Sourcing Diamonds from Leon Mege

A diamond costs less than a shrink.Pierre Megé

Reasons to consider Leon Mege:

  • By enlisting us as your agent, you will pay the lowest price for any diamond, guaranteed.
  • The diamond prices are public, the margins are small, and the GIA certificate guarantees the stone’s authenticity and quality. Yes, the websites of mass resellers such as BlueNile and James Allen are more user-friendly. But we will sell you the same stone at a lower price. So shop anywhere, buy from us.
  • The advantages of buying from Leon Mege include a seamless and consumer-friendly workflow that combines a world-class Leon Mege ring and a diamond of uncompromising quality. We will make sure that your choice of a diamond is fully compatible with the ring style and vice versa. In addition, you will save on the setting’s cost, which can be lowered by as much as 20%.
  • Other perks are free shipping, expedited completion, and unlimited consultation with Leon Mege. The safety of a diamond supplied by us while it is being set is our responsibility. Our Jewelers Block insurance policy also covers the diamond against the slight chance of inadvertent damage during the setting.
  • We sell only GIA-certified stones because GIA is an internationally recognized gold standard in diamond grading. Each GIA-graded stone has a unique certificate number. If we know the certificate number, we can locate the stone and sell it to you. If we cannot locate the stone, we will offer a stone with identical specs. There are several reasons why the stone might not be available, often because you expressed interest in this stone with one or multiple jewelers.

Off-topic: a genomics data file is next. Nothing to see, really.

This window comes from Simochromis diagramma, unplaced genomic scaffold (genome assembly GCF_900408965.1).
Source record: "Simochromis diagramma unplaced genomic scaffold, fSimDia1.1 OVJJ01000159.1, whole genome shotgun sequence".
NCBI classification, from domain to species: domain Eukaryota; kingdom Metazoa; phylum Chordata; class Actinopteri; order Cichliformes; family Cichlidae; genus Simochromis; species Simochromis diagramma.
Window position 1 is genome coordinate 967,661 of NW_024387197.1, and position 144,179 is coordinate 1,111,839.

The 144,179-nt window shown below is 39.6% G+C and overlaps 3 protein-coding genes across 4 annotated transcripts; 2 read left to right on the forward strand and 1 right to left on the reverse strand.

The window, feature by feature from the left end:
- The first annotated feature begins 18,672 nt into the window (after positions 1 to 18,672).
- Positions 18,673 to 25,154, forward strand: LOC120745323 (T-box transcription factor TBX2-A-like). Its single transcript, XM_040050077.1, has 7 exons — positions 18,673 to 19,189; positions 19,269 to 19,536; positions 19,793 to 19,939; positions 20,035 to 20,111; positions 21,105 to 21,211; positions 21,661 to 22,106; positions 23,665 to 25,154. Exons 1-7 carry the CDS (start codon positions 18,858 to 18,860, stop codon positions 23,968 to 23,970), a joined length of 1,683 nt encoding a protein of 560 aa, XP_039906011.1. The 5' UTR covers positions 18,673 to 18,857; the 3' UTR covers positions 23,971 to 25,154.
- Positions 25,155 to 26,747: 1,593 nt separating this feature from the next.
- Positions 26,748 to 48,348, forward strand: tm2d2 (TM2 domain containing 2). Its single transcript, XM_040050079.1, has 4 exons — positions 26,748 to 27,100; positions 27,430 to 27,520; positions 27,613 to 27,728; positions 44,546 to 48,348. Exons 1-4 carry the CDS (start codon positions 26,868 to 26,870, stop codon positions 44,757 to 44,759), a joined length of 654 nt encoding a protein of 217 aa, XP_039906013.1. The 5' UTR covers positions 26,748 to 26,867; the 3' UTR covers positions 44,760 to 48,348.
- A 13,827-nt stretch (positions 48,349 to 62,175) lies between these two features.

• A vendor can temporarily lock the stone out of the market to prevent a competitor from selling it. We would have to wait until the stone is released back to circulation. We prefer to buy diamonds only from vetted, established suppliers. Each cutter has a specialty. For example, those cutters specializing in cushions do not cut exceptional rounds, and neither cut emeralds worth buying. It is always better to find a stone from those who specialize in the cut you are interested in, and you need our help to find these stones.

Main take aways when buying a diamond for the first time:

  • GIA is the gold standard for diamond grading. Make sure your diamond has a GIA certificate.
  • A round diamond is much more expensive than a fancy-shaped stone.
  • The same carat weight does not translate into identical size, particularly with fancy shapes and antique cuts.
  • Different websites list the same diamonds. Even if the stone is not found in the search, it is available at any jeweler.
  • Antique cushions and Asschers cost approximately 10% more than modified cushions or square emeralds. They are rarer, cost more to cut, and more beautiful.
  • Within the same budget, we recommend getting a smaller but higher-grade diamond.
  • Stones with GIA I-J-K color might benefit from strong blue fluorescence as long as it does not make them look milky or hazy.
  • Faint fluorescence has zero effect on the stone appearance and value, the same as the stones with none.
  • Only a round brilliant cut has a grade. Fancy shapes are not graded for cut by GIA.
  • “Ideal cut” is not an official grade. All stones with GIA ExExEx grade (excellent cut, polish, and symmetry) are ideal-cut diamonds.
  • Some round diamonds are identified as “super ideal” or “Hearts and Arrow.” They are premium cuts with a narrow range of specs. Claims about their superiority are greatly exaggerated.